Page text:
What Is Heuristic Play?
Heuristic play is a term used to describe how very young children and babies play as they explore the properties of authentic resources.
Although the heuristic play has been around for a while, there has been a rise in popularity recently as we are all starting to wake up to the benefits of using more natural resources and less plastic.
Being outdoors in nature has a positive effect on the brain chemistry of humans. Even if we can’t be outside, handling and being around natural objects can similarly affect our mental well-being. This applies to adults and children.
In the coming sections, we shall highlight more than 100 heuristic play resources.
Why Take a Heuristic Play Approach?
Think of the usual toys you would see in a toy shop; colorful, plastic, pre-cast toys like a garage, a castle, a doll’s house, or a pirate ship. These loose part toys have their place, but they can only ever be what they have already been cast as.
A pre-cast castle can only ever be a castle. Instead, if we provide children with open-ended, natural resources such as pieces of fabric, wooden blocks, and pebbles, they can use their imaginations and build all of the above and so much more besides.
Heuristic play helps to develop both the senses and the imagination.
Who Is Heuristic Play For?
Heuristic play can be for everyone, but it’s particularly pertinent to babies or children with additional learning needs. Babies want to explore their new world by using all their senses.
Providing them with only plastic toys means that everything will taste, feel and smell the same.
However, using other, more authentic resources, such as those made of wood, copper, or wool, will be much more stimulating to the senses and create a much richer learning experience.
What Are Treasure Baskets?
Babies are usually offered heuristic resources in a treasure basket – a natural basket, usually made of wood or wicker, where they can sit and explore different textures and experiences.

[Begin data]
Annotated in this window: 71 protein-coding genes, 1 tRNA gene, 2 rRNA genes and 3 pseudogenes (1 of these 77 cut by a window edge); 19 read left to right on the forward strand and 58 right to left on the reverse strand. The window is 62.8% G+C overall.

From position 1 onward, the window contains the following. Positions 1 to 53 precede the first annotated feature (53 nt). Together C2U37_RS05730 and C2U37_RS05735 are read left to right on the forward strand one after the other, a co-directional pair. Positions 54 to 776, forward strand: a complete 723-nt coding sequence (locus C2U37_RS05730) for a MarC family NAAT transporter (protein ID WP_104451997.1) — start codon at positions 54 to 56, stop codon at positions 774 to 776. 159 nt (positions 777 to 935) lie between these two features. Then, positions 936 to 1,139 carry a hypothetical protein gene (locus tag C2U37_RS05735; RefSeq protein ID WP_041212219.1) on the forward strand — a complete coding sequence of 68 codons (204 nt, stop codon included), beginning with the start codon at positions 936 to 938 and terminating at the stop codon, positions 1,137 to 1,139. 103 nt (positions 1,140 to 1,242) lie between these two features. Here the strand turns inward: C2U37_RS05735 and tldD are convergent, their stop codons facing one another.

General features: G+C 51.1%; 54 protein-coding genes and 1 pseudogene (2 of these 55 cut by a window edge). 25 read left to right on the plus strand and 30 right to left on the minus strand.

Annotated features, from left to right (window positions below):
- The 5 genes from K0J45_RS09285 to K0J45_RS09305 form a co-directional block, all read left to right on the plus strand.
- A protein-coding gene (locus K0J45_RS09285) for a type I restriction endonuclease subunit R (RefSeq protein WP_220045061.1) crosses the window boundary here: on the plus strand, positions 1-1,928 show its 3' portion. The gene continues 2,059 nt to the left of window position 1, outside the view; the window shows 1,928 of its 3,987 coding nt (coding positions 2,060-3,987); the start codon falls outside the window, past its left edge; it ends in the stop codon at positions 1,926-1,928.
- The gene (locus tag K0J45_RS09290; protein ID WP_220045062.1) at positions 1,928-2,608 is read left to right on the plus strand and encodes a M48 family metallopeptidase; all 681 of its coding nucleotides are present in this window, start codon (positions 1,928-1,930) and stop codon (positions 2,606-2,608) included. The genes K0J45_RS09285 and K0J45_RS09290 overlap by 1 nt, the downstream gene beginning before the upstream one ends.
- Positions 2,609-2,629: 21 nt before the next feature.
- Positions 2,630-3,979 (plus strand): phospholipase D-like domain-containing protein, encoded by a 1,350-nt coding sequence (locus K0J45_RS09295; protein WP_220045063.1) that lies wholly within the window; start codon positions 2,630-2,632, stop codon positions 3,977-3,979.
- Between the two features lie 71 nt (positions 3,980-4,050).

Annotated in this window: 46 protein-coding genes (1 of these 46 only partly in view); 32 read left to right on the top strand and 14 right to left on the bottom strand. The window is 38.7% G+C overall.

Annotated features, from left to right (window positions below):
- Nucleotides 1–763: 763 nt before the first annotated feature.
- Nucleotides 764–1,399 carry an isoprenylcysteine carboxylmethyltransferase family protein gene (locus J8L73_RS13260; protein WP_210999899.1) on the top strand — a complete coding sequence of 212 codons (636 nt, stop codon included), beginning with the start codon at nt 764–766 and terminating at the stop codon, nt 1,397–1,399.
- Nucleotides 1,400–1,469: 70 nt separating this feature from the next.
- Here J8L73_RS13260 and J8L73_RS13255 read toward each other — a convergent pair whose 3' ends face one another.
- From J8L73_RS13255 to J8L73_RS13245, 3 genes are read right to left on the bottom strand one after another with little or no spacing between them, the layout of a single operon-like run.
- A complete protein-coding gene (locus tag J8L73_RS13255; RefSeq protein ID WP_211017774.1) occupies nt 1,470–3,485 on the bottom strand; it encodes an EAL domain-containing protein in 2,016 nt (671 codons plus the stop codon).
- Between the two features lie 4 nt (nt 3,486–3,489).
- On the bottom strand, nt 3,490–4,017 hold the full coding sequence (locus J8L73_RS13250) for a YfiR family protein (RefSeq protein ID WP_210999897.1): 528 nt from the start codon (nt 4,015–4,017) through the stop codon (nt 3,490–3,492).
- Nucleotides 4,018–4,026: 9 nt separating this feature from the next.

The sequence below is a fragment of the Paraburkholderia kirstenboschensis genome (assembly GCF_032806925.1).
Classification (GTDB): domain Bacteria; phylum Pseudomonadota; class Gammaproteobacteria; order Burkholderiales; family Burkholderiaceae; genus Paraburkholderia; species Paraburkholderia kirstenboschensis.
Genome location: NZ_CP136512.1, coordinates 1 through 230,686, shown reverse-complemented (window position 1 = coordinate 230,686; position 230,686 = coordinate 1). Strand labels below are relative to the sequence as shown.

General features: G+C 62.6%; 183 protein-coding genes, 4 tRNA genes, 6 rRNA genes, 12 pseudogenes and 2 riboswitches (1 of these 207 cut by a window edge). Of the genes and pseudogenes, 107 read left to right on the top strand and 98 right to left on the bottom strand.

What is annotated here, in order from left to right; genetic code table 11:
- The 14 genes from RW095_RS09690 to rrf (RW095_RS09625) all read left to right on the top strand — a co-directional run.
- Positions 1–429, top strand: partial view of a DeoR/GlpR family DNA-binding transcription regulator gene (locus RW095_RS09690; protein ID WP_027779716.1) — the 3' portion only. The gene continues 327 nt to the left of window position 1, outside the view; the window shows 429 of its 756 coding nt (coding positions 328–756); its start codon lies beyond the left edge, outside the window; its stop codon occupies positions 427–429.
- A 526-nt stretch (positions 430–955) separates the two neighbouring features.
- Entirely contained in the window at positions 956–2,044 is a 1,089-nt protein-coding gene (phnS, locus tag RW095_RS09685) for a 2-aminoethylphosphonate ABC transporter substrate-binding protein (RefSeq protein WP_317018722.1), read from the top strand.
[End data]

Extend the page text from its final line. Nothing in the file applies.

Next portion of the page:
Through this early experience, they can connect with the world and awaken their senses safely and excitingly. Of course, you cannot provide a treasure basket without a sensitive adult tuned in to the child.
Sitting next to the baby and talking to them as they choose different objects is vital. Adults should aim to provide a running commentary as the babies explore.
What About Children With Additional Learning Needs?
We often use sensory rooms for children with additional learning needs, as this is a great way to stimulate or calm the sensory processing part of their brain.
However, using heuristic resources as part of their daily play can also help children with additional learning needs to explore and learn.
How Can I Provide Heuristic Play Resources Without Spending a Lot of Money?
Several companies sell ready-made treasure baskets, but they tend to be expensive.
However, if you are a little creative, you can start producing your heuristic resources by making baskets using objects from your home, school, nursery, or outdoor area.
How Can I Make Sure the Heuristic Play Resources Are Safe?
It is important to use treasure baskets responsibly by checking the contents each time you use them.
Risk assess each item for safety but also consider the risk benefits. Remember that they will likely be mouthed and touched, so be careful about choking hazards.
Remember – If an Object Fits Into a Film Canister, It Can Be Choked On
There are lots more exciting ideas on the Early Impact website. Simply follow the link below :
Read on for plenty of exciting examples of heuristic play resources to put into treasure baskets:
A Wood Basket
Real wood is sustainable, renewable, and biodegradable. It has its unique smell, texture, taste, and look. It makes a lovely satisfying sound when tapped against other wooden objects, so babies will often be fascinated by a basket of interesting wooden items.